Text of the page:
US 6621177 B2
A bus driver signaling device wherein a user is able to push a button to activate a light source signal at a bus stop. Pushing the button creates a light signal able to be viewed by the bus driver, thereby signaling the bus driver that a passenger is awaiting the bus driver at the bus stop.
1. A signaling device for signaling a public transportation driver for installation in a transit site, comprising:
an activation unit, containing a switch, timing circuit for energizing a light emitting diode via an intermittent pulsing lighting circuit, said intermittent pulsing lighting circuit for alternately activating and deactivating said light emitting diode for a selected period of time, and electronics for controlling electricity to a light emitting diode;
a replaceable power unit which includes one or more batteries, for supplying power to said activation unit and a signal unit and said light emitting diode; and
said signal unit including said light emitting diode positioned to point at an approaching transit driver to signal the presence of a passenger, which is powered by said replaceable power unit, and controlled by said activation unit; wherein
said signaling device is configured for installation in a tubular post member, and when said switch in said control unit is activated by a passenger, said light emitting diode in said signal unit blinks at a rate determined by said intermittent pulsing lighting, for a period of time determined by said timing circuit.
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9. A signaling device for signaling the presence of a passenger at a pickup location to a public transportation driver, said signaling device comprising:
a housing for housing said device, said housing mounted at said location;
a signal unit attached to said housing, said signal unit for displaying a signal to said driver when said device is activated;
a self-contained power source attached to said housing, said power source supplying power to said device; and
an activation unit for allowing a user to activate said signaling device thereby causing the display of said signal by said signal unit for a predetermined period of time.
10. The signaling device of
11. The signaling device of
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15. The signaling device for signaling the presence of a passenger at a pickup location to a public transportation driver, said signaling device comprising:
a housing for containing said signaling device, said housing able to be attached to said location;
a battery pack for powering said signaling device, said battery pack located within said housing;
an activation unit for allowing a passenger to activate said signaling device, said activation unit attached to said housing;
a signal unit for displaying a signal light to said driver, indicating the presence of a passenger at said pickup location to said driver, said signal unit configured to display said signal light upon activation of said activation unit by said passenger, said signal unit attaching to said housing; and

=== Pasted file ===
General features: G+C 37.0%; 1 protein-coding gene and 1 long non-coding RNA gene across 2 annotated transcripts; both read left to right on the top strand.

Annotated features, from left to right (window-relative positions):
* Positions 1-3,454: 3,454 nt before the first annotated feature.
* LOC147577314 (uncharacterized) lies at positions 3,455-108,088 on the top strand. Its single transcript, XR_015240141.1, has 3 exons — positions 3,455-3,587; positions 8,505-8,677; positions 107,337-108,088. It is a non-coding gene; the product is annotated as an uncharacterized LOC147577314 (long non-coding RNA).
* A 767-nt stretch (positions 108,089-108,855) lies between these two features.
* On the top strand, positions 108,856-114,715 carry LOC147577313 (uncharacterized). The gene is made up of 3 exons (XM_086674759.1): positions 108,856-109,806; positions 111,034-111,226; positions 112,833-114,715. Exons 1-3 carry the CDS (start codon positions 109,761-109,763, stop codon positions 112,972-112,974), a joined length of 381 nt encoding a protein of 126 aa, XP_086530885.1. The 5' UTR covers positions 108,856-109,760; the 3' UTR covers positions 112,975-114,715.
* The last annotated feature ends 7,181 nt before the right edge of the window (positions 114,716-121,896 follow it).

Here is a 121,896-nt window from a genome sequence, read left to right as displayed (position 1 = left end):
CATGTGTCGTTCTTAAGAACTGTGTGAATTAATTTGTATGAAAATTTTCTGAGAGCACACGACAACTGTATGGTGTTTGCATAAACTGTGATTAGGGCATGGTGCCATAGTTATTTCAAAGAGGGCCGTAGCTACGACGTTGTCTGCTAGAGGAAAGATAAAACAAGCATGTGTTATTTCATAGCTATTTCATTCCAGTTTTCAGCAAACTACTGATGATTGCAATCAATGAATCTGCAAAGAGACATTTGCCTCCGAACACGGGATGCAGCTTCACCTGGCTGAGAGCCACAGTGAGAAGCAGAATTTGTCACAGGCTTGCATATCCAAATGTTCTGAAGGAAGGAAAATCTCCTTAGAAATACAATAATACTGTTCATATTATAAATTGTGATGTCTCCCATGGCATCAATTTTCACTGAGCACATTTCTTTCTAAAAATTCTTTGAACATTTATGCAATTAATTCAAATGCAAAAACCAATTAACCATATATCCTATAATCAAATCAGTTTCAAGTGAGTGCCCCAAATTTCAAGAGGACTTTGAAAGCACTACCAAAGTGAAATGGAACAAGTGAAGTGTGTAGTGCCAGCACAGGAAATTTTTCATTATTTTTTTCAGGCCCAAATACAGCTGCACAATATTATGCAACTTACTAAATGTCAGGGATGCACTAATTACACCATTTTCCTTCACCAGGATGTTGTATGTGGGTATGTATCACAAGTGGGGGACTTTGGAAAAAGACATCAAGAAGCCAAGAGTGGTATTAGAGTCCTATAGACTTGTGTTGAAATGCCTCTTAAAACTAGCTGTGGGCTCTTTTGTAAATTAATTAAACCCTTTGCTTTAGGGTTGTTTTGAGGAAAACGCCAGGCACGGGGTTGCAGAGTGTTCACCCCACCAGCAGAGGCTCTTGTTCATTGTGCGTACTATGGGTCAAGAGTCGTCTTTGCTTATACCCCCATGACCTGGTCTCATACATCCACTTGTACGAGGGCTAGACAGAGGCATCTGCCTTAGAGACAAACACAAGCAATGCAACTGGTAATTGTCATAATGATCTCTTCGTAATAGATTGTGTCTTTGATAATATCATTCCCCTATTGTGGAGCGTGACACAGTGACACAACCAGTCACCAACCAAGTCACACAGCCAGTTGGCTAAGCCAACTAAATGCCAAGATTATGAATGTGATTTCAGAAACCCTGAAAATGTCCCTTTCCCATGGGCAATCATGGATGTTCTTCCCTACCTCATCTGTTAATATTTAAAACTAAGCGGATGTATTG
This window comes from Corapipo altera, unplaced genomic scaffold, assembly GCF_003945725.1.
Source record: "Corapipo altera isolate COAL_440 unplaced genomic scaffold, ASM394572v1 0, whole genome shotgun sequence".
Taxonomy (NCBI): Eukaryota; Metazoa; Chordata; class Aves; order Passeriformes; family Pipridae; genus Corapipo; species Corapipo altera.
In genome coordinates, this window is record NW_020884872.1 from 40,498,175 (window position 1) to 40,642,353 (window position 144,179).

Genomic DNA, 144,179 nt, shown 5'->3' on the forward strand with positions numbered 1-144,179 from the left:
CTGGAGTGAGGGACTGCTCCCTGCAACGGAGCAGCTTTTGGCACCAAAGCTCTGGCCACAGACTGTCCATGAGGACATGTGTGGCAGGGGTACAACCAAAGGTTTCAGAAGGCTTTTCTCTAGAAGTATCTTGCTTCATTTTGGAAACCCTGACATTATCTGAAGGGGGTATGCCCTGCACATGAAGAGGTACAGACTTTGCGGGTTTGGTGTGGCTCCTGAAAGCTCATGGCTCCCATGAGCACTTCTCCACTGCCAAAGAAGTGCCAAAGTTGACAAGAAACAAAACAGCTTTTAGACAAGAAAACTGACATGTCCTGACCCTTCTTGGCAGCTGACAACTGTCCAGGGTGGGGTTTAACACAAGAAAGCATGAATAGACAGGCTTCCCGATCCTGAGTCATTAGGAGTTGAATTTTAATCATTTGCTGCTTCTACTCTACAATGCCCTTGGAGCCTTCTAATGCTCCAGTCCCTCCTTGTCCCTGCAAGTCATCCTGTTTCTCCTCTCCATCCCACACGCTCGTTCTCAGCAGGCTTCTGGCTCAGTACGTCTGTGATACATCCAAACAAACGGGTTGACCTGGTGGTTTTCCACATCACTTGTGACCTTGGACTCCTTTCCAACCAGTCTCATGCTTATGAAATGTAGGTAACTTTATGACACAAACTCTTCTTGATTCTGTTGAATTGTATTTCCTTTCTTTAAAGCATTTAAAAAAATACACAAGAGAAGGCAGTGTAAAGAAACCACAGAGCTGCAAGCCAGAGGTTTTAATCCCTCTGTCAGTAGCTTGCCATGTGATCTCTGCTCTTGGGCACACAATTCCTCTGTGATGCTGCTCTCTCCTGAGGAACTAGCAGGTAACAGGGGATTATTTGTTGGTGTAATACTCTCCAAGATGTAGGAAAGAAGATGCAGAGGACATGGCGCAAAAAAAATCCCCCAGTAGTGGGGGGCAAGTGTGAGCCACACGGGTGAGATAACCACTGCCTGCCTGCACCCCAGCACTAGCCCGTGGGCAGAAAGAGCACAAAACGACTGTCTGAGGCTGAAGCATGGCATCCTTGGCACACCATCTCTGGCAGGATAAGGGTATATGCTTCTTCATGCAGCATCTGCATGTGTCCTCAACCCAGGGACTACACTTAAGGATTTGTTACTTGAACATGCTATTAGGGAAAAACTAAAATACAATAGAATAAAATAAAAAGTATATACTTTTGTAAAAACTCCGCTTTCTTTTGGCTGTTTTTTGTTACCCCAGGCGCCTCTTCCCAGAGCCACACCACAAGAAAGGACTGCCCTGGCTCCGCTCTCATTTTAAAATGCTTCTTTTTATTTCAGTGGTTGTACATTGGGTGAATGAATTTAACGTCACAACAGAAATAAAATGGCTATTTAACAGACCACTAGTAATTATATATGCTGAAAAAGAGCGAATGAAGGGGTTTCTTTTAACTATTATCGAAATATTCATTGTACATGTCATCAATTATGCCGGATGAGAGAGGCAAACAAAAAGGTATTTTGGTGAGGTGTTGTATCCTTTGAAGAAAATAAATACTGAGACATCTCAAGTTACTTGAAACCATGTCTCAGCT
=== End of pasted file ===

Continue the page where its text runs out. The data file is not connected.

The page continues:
a control unit for controlling the operation of said signaling device, said control unit located within said housing, said control unit containing a timer;
wherein said control unit deactivates said signal unit after a selected interval of time, said control unit causing said signal light to flash on and off for said selected interval of time after said signal unit is actuated and in which said signal light is directed towards said driver and sized to signal said driver and not to light said pickup location.
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This application is a continuation-in-part of, and claims priority from, application Ser. No. 09/510,461, filed Feb. 22, 2000 now U.S. Pat. No. 6,355,989 which itself claims the priority of U.S. Provisional Application No. 60/121,613 filed Feb. 25, 1999, the disclosures of which are incorporated by reference.
Generally, the present invention relates to public transportation, and more specifically to manners of signaling an approaching bus driver of the intent to be a passenger on the bus driven by said bus driver.
In public transportation, a bus route is typically made up of a number of bus stops. It is common for a bus driver, in an attempt to canvas the bus route in an efficient manner, to not stop at bus stops, which have no apparent waiting passengers. Likewise, if an individual is standing at or near a bus stop the bus driver must assume that the individual is a passenger and the driver will stop at the bus stop. If the individual is not a passenger, then the bus driver made a stop he/she did not need to make.
A problem with this prior art public transportation method arises particularly during inclement weather. In such a case, passengers waiting to be picked up at an unsheltered bus stop may huddle in out-of-sight doorways adjacent the bus stop, under shop awnings, around the corner of a building to get out of wind, or other locations. In such instances, if the passengers do not see the approaching bus in time to move to the actual bus stop for the bus driver to see them and stop, the bus driver may pass by the bus stop, leaving the passengers behind. Transit agencies expect the passengers to “notify” the driver that they are present and would like to board the bus by waving their hands or raising a hand or something of that fashion. The device of the invention is simply an emphasized extension of waving a hand, and agencies automatically identify the value of the TranSignal.
What is needed is an apparatus and/or method whereby passengers can signal to the bus driver that they want the bus driver to stop at the bus stop. This would make the route more efficient for the driver, and passengers would not be left at pickup locations. The device would be easier to be implemented if it was a stand-alone unit, to minimize the installation expense. The present invention solves this need.